No one really knows what's going on with the weather nor how to predict future seasons. Will fall scorch? Are we headed into a rain forest climate or dramatic cooling? No way to say. But come what will, its good to know people who know how to get things done. And I find I get along better in a barn.

Sunday, July 14, 2013

Bondathon 2013 
James Bond movies back to back till 20 teens surrender

What I bought: 8 loaves of sunflower bread, four packages of sliced meats, four packages of sliced cheese, an industrial sized tin of tuna, various chips, four bags of cookies, some lettuce.

What they ate: 3 and a half loaves of bread, 2 packages of meat, 2 packages of cheese, half a jar of peanut butter, half a jar of my friend's mother's freezer jam, a few tuna salad sandwiches, some lettuce, a lot of the chips, and all of the cookies.

Wednesday, July 10, 2013

A kid lifted this image from here and made it new. I love it. I'm flattered. She improved the image which is awesome, and also what kids are supposed to do---improve on the previous generation's work. What's kind of spooky for me though, is how much the sentiment reflects exactly where I am right now.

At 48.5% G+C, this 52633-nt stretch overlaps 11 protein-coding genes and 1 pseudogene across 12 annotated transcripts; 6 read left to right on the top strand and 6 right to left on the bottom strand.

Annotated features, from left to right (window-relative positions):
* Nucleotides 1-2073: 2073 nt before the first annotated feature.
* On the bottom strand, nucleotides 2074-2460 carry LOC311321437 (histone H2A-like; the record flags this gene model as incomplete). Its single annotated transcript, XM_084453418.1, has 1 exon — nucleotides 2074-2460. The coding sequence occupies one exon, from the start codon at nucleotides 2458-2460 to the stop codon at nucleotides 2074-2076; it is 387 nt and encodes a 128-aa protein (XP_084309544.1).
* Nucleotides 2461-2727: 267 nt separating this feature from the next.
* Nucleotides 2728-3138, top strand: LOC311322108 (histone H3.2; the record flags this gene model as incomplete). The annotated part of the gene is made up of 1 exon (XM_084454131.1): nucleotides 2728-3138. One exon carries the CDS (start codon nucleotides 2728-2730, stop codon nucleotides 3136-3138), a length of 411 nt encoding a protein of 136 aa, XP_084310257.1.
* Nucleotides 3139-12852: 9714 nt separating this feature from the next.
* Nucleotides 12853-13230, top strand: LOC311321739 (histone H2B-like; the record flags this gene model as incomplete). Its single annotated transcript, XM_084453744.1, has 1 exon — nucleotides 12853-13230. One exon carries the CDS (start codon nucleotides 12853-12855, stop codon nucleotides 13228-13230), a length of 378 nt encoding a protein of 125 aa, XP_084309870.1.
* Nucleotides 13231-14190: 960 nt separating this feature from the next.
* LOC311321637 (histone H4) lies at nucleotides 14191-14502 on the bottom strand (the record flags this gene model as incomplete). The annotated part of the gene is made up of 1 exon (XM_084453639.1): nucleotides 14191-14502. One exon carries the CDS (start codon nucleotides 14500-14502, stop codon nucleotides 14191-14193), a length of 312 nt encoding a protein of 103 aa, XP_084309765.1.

Sunday, July 7, 2013

The ballroom dance class was hugely and unexpectedly wonderful. The kids, all of them, were sincere, kind to each other, and focused. They were pleased to discover the structure of the arcane can be fun. They were, I think, a bit surprised to find themselves caring for their dance partners as dance partners. They didn't just learn six very old dances, they danced while laughing and talking with each other, while taking care that no one was unnecessarily embarrassed or lost in the dance. They learned steps can be restarted, that dance is essentially communication, fluid, and not about rigidity of form. And they did that through their own very genuine fears and insecurities. While remembering the unfamiliar steps, ways of holding their bodies, and formality. It was just super cool and tender and fun.

A waltz: Take it to the Limit

Thursday, July 4, 2013

The Fourth, a girl, and her Dad.
 F-stop, a boy, and his Mom. Everyone celebrates in their own way. Happy Independence Day!!

ps. I finally learned how to set the f-stop on my digital. That only took 6 years! Thanks for helping, kid.

Tuesday, July 2, 2013

I strongly suggested both kids take this class. There was much dread and foot shuffling and concern. 
My son updated facebook today: Ballroom dancing = Even more fun the second time.